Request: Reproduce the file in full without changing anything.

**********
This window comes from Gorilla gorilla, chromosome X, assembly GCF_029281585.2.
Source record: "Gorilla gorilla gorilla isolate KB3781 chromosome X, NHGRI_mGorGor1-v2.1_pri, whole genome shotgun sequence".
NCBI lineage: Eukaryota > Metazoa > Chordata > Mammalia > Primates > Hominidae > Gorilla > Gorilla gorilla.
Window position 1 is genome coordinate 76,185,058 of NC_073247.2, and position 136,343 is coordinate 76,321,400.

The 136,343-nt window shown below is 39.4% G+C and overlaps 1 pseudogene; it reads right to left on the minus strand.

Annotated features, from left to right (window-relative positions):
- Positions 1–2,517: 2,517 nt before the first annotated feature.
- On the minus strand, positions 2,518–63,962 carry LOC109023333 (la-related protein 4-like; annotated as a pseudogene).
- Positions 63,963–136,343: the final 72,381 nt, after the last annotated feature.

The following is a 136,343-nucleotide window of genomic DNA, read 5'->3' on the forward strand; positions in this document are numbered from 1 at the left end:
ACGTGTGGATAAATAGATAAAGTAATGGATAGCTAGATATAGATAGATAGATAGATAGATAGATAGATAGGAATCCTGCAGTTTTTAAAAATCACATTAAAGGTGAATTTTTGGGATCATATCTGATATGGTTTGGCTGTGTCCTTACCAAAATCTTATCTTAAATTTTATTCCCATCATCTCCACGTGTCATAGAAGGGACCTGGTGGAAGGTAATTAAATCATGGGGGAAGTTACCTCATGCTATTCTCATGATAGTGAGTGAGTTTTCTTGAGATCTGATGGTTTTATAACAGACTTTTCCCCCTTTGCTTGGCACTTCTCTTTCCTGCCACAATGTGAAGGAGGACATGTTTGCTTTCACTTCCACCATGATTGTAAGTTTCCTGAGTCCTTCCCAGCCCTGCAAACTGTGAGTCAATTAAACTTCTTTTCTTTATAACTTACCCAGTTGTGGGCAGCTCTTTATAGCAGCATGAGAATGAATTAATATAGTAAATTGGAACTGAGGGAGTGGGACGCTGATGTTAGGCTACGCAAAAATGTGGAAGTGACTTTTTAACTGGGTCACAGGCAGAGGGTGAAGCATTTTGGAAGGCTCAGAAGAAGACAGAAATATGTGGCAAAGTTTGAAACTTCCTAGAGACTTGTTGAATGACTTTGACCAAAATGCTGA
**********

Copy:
This window comes from Gorilla gorilla, chromosome X, assembly GCF_029281585.2.
Source record: "Gorilla gorilla gorilla isolate KB3781 chromosome X, NHGRI_mGorGor1-v2.1_pri, whole genome shotgun sequence".
NCBI lineage: Eukaryota > Metazoa > Chordata > Mammalia > Primates > Hominidae > Gorilla > Gorilla gorilla.
Window position 1 is genome coordinate 76,185,058 of NC_073247.2, and position 136,343 is coordinate 76,321,400.

The 136,343-nt window shown below is 39.4% G+C and overlaps 1 pseudogene; it reads right to left on the minus strand.

Annotated features, from left to right (window-relative positions):
- Positions 1–2,517: 2,517 nt before the first annotated feature.
- On the minus strand, positions 2,518–63,962 carry LOC109023333 (la-related protein 4-like; annotated as a pseudogene).
- Positions 63,963–136,343: the final 72,381 nt, after the last annotated feature.

The following is a 136,343-nucleotide window of genomic DNA, read 5'->3' on the forward strand; positions in this document are numbered from 1 at the left end:
ACGTGTGGATAAATAGATAAAGTAATGGATAGCTAGATATAGATAGATAGATAGATAGATAGATAGATAGGAATCCTGCAGTTTTTAAAAATCACATTAAAGGTGAATTTTTGGGATCATATCTGATATGGTTTGGCTGTGTCCTTACCAAAATCTTATCTTAAATTTTATTCCCATCATCTCCACGTGTCATAGAAGGGACCTGGTGGAAGGTAATTAAATCATGGGGGAAGTTACCTCATGCTATTCTCATGATAGTGAGTGAGTTTTCTTGAGATCTGATGGTTTTATAACAGACTTTTCCCCCTTTGCTTGGCACTTCTCTTTCCTGCCACAATGTGAAGGAGGACATGTTTGCTTTCACTTCCACCATGATTGTAAGTTTCCTGAGTCCTTCCCAGCCCTGCAAACTGTGAGTCAATTAAACTTCTTTTCTTTATAACTTACCCAGTTGTGGGCAGCTCTTTATAGCAGCATGAGAATGAATTAATATAGTAAATTGGAACTGAGGGAGTGGGACGCTGATGTTAGGCTACGCAAAAATGTGGAAGTGACTTTTTAACTGGGTCACAGGCAGAGGGTGAAGCATTTTGGAAGGCTCAGAAGAAGACAGAAATATGTGGCAAAGTTTGAAACTTCCTAGAGACTTGTTGAATGACTTTGACCAAAATGCTGA